21 Tips for Navigating the NICU

By Michelle Crouch

The odds are on your side that your child will be born full-term and perfectly healthy. Still, about one in 13 babies in the United States spends some time in the Neonatal Intensive Care Unit (NICU). And a recent study by The Dartmouth Institute for Health Policy and Clinical Practice and the Geisel School of Medicine found that 43 percent of these infants are not even premature—they are full-term babies who need more care. For new parents, having a newborn in the NICU can feel scary and overwhelming, so we asked top medical professionals, as well as moms who’ve been there, for their best coping strategies.

Read more at FITPREGNANCY.COM >>

12 Foods & Drinks That Will Help Your Kids Poop

By Liz Alterman

Here’s an unpleasant truth: Kids get constipated. For a variety of reasons that range from diet to just not wanting to stop playing and take the time to poop, little guys and gals can end up going days without taking a number two — which becomes uncomfortable for everyone. We asked parents, pediatricians, and nutritionists to share the foods they’ve found help keep kids regular.

Read more on cafemom.com >>

Study Up on PANDAS: A Little-Known Disorder With Big Effects

By Melanie Potock

Tomorrow—October 9—is PANDAS/PANS Awareness Day. Pediatric Autoimmune Neuropsychiatric Disorders Associated With Streptococcal Infections (PANDAS) includes a little-known set of symptoms that occur when strep creates inflammation in a child’s brain. According to the PANDAS network, the child then “quickly begins to exhibit life-changing symptoms such as OCD [obsessive-compulsive disorder], anxiety, tics, personality changes, decline in math and handwriting abilities, sensory sensitivities, restrictive eating and more.” PANS—Pediatric Acute-Onset Neuropsychiatric Syndromes— might result from a different bacterial infection, virus or an environmental trigger.

Read More on The ASHA Leader Blog >> 

Tip Back That Tongue! The Posterior Tongue Tie and Feeding Challenges

By Melanie Potock


In a March 2015 post titled Just Flip the Lip, we explored how the band of tissue or “frenum” that attaches the upper lip to gum tissue can affect feeding development if the frenum is too restrictive. Today, we’ll focus on the lingual frenal attachment that is the easiest to miss: The posterior tongue tie (sometimes referred to as a submucosal tongue tie), a form of ankyloglossia.

Read More on The ASHA Leader Blog >>

Just Flip the Lip! The Upper Lip-tie and Feeding Challenges

By Melanie Potock

While many pediatric professionals are familiar with a tongue-tie, the elusive lip-tie hides in plain sight beneath the upper lip. Because I focus on feeding difficulties in children and an upper lip-tie can be a contributing factor if a child has trouble feeding, then I probably encounter more lip-ties than some of my colleagues. Still, I’d like to encourage my fellow SLPs to just flip the lip of every single kiddo whenever assessing the oral cavity. And document what you observe. Help increase general knowledge among professionals on different types of upper lip-ties by raising awareness of how they may impact the developmental process of feeding.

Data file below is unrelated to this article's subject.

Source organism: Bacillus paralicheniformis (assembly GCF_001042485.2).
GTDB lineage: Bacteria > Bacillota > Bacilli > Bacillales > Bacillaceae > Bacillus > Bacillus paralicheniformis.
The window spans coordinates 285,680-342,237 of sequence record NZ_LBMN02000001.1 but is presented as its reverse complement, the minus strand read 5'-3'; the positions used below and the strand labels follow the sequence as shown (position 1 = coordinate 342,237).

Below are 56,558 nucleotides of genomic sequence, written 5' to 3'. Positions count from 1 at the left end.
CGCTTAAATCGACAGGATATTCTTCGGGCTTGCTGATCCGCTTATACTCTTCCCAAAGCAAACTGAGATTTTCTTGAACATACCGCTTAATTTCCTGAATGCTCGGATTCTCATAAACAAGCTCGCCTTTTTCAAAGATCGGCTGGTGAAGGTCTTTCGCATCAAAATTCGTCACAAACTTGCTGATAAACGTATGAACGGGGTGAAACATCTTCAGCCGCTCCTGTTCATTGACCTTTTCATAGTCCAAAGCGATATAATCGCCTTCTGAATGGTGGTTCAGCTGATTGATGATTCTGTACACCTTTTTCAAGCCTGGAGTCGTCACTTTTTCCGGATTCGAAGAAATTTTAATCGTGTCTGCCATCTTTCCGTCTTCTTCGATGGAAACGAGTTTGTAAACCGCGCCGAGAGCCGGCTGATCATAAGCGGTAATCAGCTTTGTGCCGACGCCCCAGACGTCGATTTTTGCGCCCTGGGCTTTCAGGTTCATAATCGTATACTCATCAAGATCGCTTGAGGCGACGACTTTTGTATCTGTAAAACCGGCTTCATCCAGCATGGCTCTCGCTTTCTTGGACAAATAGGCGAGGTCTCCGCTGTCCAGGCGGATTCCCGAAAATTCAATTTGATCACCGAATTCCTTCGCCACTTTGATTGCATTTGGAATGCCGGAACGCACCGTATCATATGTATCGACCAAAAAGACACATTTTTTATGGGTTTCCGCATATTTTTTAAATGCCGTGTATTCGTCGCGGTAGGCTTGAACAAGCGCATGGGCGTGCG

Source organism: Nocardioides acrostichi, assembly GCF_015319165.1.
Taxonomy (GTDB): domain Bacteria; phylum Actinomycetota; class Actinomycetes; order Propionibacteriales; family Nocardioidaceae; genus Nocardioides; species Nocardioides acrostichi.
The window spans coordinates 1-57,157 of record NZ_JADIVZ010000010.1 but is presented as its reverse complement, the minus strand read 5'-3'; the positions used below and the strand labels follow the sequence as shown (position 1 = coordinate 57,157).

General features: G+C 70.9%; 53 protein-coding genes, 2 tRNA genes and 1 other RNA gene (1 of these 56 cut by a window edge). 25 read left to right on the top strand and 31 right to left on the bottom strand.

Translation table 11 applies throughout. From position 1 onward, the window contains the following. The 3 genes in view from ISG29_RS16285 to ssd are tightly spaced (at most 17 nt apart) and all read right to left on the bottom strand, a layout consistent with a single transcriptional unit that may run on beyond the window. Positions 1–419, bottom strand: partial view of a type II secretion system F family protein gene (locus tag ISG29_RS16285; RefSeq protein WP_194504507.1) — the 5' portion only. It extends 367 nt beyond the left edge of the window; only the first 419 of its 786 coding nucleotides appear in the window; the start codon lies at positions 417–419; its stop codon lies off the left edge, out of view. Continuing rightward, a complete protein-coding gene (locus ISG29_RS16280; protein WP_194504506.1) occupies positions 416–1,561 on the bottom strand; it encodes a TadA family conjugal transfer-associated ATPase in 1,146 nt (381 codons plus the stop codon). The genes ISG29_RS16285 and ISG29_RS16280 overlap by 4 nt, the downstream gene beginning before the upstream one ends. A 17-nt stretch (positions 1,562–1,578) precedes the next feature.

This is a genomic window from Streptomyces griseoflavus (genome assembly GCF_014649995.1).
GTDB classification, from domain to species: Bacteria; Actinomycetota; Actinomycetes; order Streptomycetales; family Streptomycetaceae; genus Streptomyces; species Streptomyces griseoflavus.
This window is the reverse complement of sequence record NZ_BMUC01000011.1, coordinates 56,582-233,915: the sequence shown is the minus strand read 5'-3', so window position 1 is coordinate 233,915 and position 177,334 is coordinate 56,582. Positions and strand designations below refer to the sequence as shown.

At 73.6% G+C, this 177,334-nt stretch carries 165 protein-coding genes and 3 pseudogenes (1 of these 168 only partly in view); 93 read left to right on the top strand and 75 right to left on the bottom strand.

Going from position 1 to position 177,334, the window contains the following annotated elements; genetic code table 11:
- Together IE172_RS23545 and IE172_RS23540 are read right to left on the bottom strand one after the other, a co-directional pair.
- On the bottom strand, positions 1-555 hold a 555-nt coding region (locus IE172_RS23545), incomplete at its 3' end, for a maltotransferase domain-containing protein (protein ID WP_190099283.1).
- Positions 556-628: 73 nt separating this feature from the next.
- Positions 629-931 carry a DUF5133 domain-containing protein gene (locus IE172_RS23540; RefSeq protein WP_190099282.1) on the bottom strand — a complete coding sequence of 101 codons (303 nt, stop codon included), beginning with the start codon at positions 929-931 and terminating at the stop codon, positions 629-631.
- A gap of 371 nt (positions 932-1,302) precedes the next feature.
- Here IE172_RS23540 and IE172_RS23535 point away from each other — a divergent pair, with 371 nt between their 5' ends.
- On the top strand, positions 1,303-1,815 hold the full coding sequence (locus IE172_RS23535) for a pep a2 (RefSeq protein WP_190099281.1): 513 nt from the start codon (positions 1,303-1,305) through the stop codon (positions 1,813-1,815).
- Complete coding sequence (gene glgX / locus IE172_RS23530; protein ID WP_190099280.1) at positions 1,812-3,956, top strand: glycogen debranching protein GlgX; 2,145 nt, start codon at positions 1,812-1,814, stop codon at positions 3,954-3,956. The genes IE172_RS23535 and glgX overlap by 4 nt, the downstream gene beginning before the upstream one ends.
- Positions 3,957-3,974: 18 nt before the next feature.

Read More on The ASHA Leader Blog >>

5 Common Mistakes (and Solutions) When Dealing with Kids’ Chronic Constipation

By Melanie Potock

As a pediatric feeding specialist, my job includes helping kids become more adventurous eaters by working with registered dietitians, physicians and other team members to ensure a child learns to comfortably try new foods. One frequent issue in kids with feeding challenges is chronic constipation. Why? Because picky or selective eaters often food jag on fiberless “kid food” like chicken nuggets and mac-n-cheese.

Read More on The ASHA Leader Blog >>

To Brock Osweiler, Who Gave a Tiny Fan a Wonderful Christmas Surprise

By Melanie Potock

Let me introduce myself — my name is Melanie and I’m a coach. Not the kind of coach you’re used to — I’m one you’ll never need. I’m a “food coach” for little kids, otherwise known as a pediatric feeding therapist. Not a lot of people realize that for some kids, eating and growing is hard work.  Seems like growing is something you did pretty easily — all 6 feet 7 inches of you. That’s cool — you’re a good guy and should stand out in a crowd.

Read More on The Mighty >>

5 Fun Ways to Get Kids Drinking More Water

By Melanie Potock MA

As an SLP specializing in pediatric feeding, I often get parents and physicians asking me how to encourage toddlers and preschoolers to drink more water.

Many young kids in feeding treatment get “stuck” on one type of liquid, typically breast milk, formula or a supplemental high-calorie drink. Introducing water ensures that kids don’t fill their bellies with their favorite milk-like drinks and reduce their appetite for trying new foods. Plus, water is essential for gut health, regular bowel movements, and dental and vocal hygiene.

Here are five fun ways to help young clients enjoy drinking water:

Read More on The ASHA Leader Blog >>

What Is Tongue-Tie?

Could tongue-tie be affecting your baby’s ability to breastfeed? Here’s everything you need to know about this common but often overlooked condition.

Tongue-tied doesn’t just mean being too embarrassed or shy to speak up. Called ankyloglossia in the medical world, it is a condition that occurs when the frenulum — the tissue that connects your baby’s tongue to the floor of her mouth — is too short or tight.

Read more on Care.com >>